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Numerical and Experimental Analysis of Thermochemical Treatment for the Liquefaction of Lemon Bagasse in a Jacketed Vessel

Written By

Brenno S. Leite, Daniel J.O. Ferreira, Sibele A.F. Leite and Vanessa F.C. Lins

Submitted: June 8th, 2020 Reviewed: October 7th, 2020 Published: October 29th, 2020

DOI: 10.5772/intechopen.94364

From the Edited Volume

Biotechnological Applications of Biomass

Edited by Thalita Peixoto Basso, Thiago Olitta Basso and Luiz Carlos Basso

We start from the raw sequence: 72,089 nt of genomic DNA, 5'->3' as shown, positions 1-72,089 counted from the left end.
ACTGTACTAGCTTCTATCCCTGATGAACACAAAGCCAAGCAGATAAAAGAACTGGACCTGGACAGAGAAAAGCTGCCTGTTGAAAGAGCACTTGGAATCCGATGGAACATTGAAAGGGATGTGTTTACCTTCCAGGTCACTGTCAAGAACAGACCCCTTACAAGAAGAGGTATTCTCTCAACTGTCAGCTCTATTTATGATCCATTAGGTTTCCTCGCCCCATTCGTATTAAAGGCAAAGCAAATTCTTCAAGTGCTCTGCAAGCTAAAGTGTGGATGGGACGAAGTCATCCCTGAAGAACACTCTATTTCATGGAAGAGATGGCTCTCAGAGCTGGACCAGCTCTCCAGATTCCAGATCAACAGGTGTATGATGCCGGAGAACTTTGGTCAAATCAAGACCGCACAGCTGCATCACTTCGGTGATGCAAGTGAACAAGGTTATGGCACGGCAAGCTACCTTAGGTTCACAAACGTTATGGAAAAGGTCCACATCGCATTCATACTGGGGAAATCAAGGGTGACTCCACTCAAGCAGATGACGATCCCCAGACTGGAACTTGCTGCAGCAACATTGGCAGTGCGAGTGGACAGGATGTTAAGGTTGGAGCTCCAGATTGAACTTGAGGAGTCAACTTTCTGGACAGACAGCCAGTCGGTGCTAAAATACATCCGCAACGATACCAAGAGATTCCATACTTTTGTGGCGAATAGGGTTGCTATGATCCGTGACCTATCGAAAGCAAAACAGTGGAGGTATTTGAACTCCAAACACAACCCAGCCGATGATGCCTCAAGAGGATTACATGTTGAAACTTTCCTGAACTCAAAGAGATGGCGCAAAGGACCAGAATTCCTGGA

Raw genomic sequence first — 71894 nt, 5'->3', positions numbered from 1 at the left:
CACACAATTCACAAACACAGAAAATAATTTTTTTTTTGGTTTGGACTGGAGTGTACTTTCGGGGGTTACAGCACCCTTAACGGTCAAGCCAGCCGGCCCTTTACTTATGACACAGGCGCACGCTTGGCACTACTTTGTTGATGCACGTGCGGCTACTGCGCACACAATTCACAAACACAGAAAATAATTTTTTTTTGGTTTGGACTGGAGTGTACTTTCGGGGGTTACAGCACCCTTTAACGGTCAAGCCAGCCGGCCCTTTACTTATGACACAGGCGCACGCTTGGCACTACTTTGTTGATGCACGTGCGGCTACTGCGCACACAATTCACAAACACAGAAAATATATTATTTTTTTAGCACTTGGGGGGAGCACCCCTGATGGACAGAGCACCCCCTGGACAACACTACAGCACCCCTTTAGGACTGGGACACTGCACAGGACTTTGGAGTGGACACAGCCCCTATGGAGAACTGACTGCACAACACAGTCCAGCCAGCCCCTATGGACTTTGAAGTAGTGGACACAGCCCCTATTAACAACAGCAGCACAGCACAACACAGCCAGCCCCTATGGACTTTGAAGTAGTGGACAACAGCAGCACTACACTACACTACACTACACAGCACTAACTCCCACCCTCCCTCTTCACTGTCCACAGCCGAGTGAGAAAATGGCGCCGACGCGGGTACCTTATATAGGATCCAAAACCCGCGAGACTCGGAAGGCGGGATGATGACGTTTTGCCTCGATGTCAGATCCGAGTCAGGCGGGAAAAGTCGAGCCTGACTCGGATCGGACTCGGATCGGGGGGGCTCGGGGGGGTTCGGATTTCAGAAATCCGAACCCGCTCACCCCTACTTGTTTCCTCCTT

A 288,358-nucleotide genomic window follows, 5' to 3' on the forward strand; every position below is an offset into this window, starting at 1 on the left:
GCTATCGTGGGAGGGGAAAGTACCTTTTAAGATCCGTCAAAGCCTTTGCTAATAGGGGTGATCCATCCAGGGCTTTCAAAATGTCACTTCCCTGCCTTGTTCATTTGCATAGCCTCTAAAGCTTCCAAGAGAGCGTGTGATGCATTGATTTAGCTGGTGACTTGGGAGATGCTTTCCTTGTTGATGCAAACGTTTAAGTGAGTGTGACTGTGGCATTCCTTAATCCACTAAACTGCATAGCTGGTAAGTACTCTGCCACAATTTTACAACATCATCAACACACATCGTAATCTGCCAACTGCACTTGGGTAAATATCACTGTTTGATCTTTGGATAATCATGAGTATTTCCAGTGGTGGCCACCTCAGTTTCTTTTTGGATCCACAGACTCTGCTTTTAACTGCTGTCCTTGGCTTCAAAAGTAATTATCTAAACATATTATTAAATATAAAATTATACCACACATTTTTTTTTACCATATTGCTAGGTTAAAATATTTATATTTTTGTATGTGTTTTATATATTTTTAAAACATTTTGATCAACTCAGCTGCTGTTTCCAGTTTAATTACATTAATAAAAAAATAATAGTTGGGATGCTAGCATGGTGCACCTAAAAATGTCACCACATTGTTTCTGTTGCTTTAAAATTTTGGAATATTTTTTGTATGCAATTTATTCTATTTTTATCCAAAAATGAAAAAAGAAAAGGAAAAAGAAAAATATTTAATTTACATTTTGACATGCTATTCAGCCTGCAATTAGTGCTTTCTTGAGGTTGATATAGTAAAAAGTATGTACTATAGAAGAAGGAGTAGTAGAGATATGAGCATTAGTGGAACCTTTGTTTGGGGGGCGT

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In this work, it was investigated the time evolution of thermal profile inside a liquefaction vessel and how the temperature and time of reaction influenced liquefaction yield. Liquefaction was performed in two different ways: (1) Experimental Analysis; (2) Numerical 3-D model, using Computational Fluid Dynamics (CFD). Liquefaction was performed using lemon bagasse samples, glycerol and sulphuric acid, as catalyst. Temperature and liquefaction Yield (LY) were measured for different time of reaction (30, 60 and 90 minutes). From experimental data, LY were higher than 70 wt% for 90 minutes reaction. The increase in the temperature inside the reactor occurred due to the conduction and natural convection phenomena. Although the jacketed vessel was fed with steam at 125°C, working conditions allowed the heating of the mixture to less than 100°C. CFD thermal profile was in accordance with experimental data. They showed it was necessary 60 minutes to achieve a steady state of heating in the mixture inside this liquefaction vessel. From CFD transient simulations, it was observed some oscillations and detachment from experimental data, which may be due to changes in fluids properties along the process. Despite this consideration CFD could satisfactory analyse heat transfer in this liquefaction process.